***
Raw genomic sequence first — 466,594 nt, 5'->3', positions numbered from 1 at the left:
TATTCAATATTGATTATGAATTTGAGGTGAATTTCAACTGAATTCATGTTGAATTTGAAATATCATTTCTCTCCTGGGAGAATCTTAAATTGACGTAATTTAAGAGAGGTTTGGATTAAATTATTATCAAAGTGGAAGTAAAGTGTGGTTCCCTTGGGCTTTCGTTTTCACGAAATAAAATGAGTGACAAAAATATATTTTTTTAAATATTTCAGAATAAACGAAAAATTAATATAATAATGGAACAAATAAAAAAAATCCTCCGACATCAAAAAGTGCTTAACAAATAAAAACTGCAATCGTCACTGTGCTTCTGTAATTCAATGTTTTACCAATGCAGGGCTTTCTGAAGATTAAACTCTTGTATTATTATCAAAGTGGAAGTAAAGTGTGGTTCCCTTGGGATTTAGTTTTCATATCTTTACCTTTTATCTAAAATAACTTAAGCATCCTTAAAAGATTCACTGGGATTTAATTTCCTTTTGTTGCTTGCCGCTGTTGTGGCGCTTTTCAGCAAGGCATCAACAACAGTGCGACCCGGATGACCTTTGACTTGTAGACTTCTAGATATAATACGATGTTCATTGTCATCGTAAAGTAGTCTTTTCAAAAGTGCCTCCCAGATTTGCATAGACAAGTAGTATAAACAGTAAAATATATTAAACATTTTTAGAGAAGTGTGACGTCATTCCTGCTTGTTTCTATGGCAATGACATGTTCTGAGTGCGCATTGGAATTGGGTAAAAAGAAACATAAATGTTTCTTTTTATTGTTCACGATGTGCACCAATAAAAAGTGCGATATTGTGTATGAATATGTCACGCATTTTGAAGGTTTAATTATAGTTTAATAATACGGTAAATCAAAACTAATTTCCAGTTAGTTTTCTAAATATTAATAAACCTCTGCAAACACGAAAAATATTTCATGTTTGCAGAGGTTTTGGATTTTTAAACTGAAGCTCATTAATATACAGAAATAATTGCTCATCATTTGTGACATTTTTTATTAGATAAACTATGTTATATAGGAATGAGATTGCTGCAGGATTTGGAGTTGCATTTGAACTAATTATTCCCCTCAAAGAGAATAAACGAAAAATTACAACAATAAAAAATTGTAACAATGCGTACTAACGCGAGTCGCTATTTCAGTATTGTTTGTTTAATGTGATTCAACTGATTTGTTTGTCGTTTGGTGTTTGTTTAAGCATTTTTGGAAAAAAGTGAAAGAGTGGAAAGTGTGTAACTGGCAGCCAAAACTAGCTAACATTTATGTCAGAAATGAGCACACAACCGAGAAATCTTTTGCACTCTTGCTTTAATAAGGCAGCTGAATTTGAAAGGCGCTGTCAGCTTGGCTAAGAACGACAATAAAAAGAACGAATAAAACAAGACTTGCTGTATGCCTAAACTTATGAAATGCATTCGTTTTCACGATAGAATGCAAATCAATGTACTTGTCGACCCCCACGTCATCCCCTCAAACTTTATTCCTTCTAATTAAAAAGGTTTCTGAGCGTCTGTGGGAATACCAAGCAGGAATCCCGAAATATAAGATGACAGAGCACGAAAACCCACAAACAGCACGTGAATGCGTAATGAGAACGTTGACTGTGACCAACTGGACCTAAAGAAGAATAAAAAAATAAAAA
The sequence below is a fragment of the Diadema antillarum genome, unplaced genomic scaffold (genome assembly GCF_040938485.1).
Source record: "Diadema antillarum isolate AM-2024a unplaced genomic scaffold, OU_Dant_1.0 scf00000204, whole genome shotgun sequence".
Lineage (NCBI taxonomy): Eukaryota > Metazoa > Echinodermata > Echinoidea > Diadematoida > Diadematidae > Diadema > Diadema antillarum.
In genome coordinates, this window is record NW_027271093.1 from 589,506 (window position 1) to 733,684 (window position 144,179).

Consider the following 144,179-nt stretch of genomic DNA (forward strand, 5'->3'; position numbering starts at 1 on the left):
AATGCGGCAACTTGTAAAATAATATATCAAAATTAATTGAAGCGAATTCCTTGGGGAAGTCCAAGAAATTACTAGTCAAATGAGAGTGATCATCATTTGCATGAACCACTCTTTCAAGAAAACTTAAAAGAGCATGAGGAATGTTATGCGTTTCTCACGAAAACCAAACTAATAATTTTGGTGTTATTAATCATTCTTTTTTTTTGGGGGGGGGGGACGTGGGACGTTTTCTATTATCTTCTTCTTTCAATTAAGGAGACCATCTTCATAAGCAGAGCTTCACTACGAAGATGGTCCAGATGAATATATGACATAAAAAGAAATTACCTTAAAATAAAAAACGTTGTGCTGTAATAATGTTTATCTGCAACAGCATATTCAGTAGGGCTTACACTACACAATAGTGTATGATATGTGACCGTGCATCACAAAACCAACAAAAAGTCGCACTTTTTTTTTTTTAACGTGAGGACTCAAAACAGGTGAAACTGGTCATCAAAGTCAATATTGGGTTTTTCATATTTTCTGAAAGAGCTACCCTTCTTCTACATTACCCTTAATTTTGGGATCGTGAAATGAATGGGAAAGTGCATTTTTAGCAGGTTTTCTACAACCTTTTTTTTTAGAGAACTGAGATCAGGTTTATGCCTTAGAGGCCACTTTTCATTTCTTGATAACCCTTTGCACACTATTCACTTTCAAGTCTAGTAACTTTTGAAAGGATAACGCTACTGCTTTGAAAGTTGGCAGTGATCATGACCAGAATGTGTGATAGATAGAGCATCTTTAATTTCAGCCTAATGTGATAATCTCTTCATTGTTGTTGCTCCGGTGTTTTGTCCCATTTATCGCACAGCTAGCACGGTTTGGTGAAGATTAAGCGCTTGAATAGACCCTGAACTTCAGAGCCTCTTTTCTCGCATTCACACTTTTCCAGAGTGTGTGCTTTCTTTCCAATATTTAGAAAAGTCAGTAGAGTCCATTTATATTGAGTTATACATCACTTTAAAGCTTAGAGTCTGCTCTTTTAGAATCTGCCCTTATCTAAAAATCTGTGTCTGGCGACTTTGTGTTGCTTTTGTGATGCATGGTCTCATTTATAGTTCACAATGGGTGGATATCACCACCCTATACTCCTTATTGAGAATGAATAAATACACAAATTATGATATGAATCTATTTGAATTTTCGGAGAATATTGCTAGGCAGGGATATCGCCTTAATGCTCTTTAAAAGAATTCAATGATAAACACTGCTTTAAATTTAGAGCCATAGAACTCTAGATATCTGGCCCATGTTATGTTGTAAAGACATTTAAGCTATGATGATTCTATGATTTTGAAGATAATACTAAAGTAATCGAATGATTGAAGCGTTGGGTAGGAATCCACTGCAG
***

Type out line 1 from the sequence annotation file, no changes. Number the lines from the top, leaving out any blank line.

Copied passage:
Raw genomic sequence first — 466,594 nt, 5'->3', positions numbered from 1 at the left: